I would sum up this note with a small poem for all the martyr families and pray that they all live up with grace and dignity and honor the sacrifice which their beloved ones made for the country.

The past has gone by
And future yet to come
Live up each moment of your life
For any moment could be your end
A hope carries and ferry’s you across
The Mundane world
Is too messed up
To recover your immense loss
The faith within will guide you each day
And glorify and sanctify
All residing
In your way

Savitri Aima
20.09.2006 12:27 Offline cashmeeri

Join Date: 13.10.2005
Comments: 27
"HAIL, YE INDOMITABLE HEROES, HAIL" (Shyam Kaul in Kashmir Sentinel)

By Shyam Kaul (Safapuri)

In mid-eighties, when young Sushil Aima, a 12th class student, sought admission to the National Defence Academy, he did not inform his parents or any other member of the family. He feared that with the exclusive artistic background of the Aima family, nobody would approve of it.

But after he was selected in 1985, Sushil reluctantly went to his father and gave him the news, fearing that the answer would be a firm ‘No’. But that did not happen. His father, Makhanlal Aima, an insurance officer, did not get angry, but he did appear visibly surprised. ‘Papa’, Sushil told him, “joining the army has been my dream and today my dream has come true. I assure you I will not disappoint you. I will make a good soldier”.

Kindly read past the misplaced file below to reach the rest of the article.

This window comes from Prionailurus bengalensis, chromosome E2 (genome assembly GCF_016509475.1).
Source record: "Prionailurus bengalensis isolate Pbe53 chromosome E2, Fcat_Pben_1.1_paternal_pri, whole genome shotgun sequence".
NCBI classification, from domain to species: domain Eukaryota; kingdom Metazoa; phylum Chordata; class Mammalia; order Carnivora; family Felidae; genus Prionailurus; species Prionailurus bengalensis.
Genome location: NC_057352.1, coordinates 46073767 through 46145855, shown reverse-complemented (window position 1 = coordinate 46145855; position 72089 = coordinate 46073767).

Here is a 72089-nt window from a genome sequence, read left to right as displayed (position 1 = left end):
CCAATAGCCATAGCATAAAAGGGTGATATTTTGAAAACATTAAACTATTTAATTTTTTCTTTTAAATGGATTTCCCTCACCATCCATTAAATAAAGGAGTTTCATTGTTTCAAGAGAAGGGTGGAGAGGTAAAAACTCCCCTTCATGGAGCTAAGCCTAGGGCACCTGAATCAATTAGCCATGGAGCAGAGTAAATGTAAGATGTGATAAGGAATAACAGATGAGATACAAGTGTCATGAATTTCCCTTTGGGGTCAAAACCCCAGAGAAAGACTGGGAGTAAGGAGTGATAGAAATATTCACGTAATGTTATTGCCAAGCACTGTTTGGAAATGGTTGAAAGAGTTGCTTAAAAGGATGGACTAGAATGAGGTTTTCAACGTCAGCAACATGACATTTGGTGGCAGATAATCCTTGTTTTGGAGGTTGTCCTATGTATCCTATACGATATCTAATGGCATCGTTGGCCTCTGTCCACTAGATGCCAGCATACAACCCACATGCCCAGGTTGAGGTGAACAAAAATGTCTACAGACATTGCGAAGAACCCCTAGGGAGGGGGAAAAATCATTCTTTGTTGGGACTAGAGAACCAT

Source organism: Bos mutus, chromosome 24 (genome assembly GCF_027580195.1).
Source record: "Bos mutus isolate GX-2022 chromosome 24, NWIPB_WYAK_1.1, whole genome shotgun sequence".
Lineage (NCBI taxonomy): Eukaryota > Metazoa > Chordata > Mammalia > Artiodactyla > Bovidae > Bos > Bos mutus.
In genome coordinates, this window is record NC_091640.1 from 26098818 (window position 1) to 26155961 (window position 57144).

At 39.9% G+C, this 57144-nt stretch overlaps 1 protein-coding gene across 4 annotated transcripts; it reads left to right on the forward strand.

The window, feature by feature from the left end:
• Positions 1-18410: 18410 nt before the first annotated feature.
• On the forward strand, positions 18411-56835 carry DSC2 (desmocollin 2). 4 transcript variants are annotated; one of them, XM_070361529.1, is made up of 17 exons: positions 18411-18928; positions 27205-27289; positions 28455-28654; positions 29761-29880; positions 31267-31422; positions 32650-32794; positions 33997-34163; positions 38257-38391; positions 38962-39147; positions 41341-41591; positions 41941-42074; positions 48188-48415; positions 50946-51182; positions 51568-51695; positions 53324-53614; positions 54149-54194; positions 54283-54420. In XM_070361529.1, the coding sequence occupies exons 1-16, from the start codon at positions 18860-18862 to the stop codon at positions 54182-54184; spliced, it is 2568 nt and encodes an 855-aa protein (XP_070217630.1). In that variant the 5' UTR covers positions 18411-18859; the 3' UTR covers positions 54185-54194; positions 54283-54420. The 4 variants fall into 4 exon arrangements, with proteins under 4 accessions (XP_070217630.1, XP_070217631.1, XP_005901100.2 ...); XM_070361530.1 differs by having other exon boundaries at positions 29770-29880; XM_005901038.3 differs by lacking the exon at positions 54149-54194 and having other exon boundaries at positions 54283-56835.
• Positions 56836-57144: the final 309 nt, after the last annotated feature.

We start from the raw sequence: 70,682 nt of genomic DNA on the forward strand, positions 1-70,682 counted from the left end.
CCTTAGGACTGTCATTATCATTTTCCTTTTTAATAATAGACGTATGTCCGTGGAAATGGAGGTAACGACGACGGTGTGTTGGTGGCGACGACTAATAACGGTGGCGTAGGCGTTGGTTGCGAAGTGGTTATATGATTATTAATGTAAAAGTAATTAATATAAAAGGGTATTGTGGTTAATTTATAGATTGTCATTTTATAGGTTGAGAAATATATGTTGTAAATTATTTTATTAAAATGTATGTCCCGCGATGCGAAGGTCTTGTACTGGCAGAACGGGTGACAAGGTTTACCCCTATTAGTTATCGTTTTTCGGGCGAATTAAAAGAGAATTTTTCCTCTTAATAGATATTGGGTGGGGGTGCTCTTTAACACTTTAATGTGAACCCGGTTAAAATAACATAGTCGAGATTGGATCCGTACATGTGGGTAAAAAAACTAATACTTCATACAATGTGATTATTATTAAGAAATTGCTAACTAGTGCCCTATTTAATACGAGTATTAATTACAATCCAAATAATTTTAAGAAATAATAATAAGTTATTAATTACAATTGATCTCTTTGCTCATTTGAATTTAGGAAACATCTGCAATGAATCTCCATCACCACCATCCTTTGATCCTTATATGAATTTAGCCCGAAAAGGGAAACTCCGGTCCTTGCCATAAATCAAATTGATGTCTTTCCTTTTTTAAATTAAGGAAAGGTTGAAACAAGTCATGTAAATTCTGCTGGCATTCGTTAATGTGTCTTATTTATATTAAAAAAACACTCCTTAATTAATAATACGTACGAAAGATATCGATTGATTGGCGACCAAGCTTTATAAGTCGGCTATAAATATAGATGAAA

Major Sushil came from a gifted family of Srinagar. His uncle, late Mohanlal Aima, was among the moving spirits of the post-1947 revival of Kashmiri music. He lifted the Kashmiri “chhakri” from its plebeian moorings and gave it popularity and respectability among the high-born Kashmiris. Through the medium of newly established radio station in Srinagar, he was instrumental in bringing out the “sufiana” music from the “diwankhanas” of the elite and taking it to the homes of common people.

Omkar Aima, another uncle of Sushil, was a stage personality before he moved on to Bombay films, starting with the lead role in first-ever Kashmiri feature film, ‘Mainzraat’.

Satish Kaul, a cousin of Sushil, carved a place for himself, both in Hindi and Punjabi films. Another cousin, Alok Aima,has made a name in Hindi and English theatre in Dubai.

Sushil was commissioned in the army in 1988, as the years rolled by, he grew into a fine soldier, and, when the moment of ultimate challenge came, he touched the pinnacle of valour, which any soldier anywhere in the world would be proud of. In his brief career he earned the praise of his superiors for his bravery, initiative and leadership qualities, especially, during his stint in Doda district in Jammu and Kashmir, one of the worst militancy-affected areas.